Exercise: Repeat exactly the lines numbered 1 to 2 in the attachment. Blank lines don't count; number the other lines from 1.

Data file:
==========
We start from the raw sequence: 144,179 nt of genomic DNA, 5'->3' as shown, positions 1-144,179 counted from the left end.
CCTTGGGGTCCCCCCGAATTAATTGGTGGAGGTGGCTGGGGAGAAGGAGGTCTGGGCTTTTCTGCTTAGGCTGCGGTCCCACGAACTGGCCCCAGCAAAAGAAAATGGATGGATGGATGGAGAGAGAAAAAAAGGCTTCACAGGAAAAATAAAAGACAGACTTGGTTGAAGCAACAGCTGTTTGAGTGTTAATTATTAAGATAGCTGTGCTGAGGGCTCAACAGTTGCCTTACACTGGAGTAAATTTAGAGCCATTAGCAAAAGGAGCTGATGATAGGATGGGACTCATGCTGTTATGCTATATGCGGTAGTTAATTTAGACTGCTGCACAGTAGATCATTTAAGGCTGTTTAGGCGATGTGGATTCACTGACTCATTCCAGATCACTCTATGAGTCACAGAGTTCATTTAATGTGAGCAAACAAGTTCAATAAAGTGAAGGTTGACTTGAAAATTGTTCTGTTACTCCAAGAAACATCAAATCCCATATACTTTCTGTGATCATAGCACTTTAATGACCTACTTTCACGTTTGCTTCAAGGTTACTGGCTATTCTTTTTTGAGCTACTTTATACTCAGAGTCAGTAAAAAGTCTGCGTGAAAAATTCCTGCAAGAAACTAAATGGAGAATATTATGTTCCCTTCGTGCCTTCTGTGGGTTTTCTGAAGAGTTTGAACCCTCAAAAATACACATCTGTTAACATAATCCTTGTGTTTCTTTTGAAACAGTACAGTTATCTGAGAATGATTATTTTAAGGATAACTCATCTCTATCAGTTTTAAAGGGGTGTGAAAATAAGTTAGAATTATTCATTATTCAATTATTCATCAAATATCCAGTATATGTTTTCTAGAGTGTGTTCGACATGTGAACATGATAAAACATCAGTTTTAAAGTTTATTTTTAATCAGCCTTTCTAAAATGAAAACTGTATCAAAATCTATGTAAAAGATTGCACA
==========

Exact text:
We start from the raw sequence: 144,179 nt of genomic DNA, 5'->3' as shown, positions 1-144,179 counted from the left end.
CCTTGGGGTCCCCCCGAATTAATTGGTGGAGGTGGCTGGGGAGAAGGAGGTCTGGGCTTTTCTGCTTAGGCTGCGGTCCCACGAACTGGCCCCAGCAAAAGAAAATGGATGGATGGATGGAGAGAGAAAAAAAGGCTTCACAGGAAAAATAAAAGACAGACTTGGTTGAAGCAACAGCTGTTTGAGTGTTAATTATTAAGATAGCTGTGCTGAGGGCTCAACAGTTGCCTTACACTGGAGTAAATTTAGAGCCATTAGCAAAAGGAGCTGATGATAGGATGGGACTCATGCTGTTATGCTATATGCGGTAGTTAATTTAGACTGCTGCACAGTAGATCATTTAAGGCTGTTTAGGCGATGTGGATTCACTGACTCATTCCAGATCACTCTATGAGTCACAGAGTTCATTTAATGTGAGCAAACAAGTTCAATAAAGTGAAGGTTGACTTGAAAATTGTTCTGTTACTCCAAGAAACATCAAATCCCATATACTTTCTGTGATCATAGCACTTTAATGACCTACTTTCACGTTTGCTTCAAGGTTACTGGCTATTCTTTTTTGAGCTACTTTATACTCAGAGTCAGTAAAAAGTCTGCGTGAAAAATTCCTGCAAGAAACTAAATGGAGAATATTATGTTCCCTTCGTGCCTTCTGTGGGTTTTCTGAAGAGTTTGAACCCTCAAAAATACACATCTGTTAACATAATCCTTGTGTTTCTTTTGAAACAGTACAGTTATCTGAGAATGATTATTTTAAGGATAACTCATCTCTATCAGTTTTAAAGGGGTGTGAAAATAAGTTAGAATTATTCATTATTCAATTATTCATCAAATATCCAGTATATGTTTTCTAGAGTGTGTTCGACATGTGAACATGATAAAACATCAGTTTTAAAGTTTATTTTTAATCAGCCTTTCTAAAATGAAAACTGTATCAAAATCTATGTAAAAGATTGCACA